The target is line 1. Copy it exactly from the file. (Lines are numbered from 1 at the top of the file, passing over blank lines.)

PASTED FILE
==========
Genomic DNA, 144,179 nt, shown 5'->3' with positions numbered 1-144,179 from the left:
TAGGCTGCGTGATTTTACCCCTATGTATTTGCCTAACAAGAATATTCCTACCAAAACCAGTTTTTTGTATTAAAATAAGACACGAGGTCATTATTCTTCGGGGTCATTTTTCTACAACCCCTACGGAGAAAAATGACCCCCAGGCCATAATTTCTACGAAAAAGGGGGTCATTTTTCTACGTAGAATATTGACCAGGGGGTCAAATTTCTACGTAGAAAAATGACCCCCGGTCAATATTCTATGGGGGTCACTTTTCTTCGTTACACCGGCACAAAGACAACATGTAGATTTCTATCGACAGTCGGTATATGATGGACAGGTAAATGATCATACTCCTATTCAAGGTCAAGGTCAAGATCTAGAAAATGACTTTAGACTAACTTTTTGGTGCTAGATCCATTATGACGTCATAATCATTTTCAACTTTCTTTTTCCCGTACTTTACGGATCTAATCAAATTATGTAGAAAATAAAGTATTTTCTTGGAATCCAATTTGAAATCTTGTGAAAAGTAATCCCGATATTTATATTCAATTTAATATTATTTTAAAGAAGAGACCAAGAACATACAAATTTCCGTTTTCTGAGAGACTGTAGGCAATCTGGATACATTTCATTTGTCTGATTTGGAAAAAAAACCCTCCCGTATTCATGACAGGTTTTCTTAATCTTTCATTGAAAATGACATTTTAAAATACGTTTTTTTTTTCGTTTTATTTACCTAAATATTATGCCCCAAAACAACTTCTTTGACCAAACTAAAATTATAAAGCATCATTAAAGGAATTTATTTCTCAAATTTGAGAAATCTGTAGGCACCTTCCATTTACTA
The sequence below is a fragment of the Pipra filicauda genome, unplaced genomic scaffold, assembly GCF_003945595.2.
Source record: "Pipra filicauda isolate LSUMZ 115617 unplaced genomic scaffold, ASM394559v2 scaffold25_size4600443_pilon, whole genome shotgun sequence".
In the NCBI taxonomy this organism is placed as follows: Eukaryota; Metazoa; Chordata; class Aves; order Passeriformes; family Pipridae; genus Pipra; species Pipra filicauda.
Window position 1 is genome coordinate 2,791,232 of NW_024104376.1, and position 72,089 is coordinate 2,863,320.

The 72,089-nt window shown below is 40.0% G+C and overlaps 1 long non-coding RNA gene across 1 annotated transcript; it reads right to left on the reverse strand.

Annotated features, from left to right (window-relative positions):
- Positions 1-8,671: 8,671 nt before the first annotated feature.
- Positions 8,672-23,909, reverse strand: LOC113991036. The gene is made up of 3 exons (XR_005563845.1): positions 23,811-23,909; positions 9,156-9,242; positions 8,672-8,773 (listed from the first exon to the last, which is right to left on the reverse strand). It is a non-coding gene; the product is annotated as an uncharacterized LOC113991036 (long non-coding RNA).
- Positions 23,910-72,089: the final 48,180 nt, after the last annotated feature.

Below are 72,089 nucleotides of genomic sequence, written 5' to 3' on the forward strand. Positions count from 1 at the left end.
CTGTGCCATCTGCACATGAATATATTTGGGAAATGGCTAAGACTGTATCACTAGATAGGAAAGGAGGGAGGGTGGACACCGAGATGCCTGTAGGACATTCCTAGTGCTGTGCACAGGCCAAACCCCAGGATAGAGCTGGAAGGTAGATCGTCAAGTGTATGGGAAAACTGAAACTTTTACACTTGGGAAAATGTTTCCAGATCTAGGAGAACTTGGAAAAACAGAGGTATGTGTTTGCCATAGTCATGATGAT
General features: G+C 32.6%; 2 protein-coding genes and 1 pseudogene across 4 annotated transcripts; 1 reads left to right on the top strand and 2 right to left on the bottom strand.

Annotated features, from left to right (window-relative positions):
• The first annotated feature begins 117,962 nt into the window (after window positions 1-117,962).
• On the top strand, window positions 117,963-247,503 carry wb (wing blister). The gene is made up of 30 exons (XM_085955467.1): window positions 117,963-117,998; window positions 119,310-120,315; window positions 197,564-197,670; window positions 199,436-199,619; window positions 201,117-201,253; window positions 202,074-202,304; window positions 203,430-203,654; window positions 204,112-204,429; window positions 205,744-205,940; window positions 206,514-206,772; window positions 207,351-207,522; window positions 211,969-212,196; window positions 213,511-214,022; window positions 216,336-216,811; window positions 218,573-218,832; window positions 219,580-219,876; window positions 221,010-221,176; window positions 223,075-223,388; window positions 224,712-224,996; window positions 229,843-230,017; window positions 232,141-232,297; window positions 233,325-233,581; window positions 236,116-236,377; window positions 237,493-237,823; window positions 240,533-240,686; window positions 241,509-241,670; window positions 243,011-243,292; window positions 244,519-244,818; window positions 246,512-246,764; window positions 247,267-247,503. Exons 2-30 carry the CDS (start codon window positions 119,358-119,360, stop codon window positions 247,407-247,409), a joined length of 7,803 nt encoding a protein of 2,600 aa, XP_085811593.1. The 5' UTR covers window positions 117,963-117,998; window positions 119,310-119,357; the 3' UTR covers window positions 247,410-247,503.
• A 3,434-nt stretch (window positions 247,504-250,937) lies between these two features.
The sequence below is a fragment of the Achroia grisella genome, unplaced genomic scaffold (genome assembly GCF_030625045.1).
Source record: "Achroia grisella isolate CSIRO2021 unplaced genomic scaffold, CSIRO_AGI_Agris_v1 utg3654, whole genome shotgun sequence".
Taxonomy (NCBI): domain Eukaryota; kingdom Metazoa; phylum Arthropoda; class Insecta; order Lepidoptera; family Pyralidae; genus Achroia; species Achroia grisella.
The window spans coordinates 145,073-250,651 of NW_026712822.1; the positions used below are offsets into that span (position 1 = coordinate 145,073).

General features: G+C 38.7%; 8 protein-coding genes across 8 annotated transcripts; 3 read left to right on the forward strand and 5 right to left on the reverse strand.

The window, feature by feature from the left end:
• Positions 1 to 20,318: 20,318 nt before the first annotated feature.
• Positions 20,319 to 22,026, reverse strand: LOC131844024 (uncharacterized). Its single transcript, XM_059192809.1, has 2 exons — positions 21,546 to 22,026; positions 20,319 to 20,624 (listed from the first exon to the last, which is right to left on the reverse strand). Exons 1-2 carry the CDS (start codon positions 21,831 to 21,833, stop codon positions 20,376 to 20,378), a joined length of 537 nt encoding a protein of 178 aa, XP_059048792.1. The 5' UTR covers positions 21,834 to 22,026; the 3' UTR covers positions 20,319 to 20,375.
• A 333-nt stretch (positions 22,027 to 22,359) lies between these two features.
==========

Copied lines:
Genomic DNA, 144,179 nt, shown 5'->3' with positions numbered 1-144,179 from the left: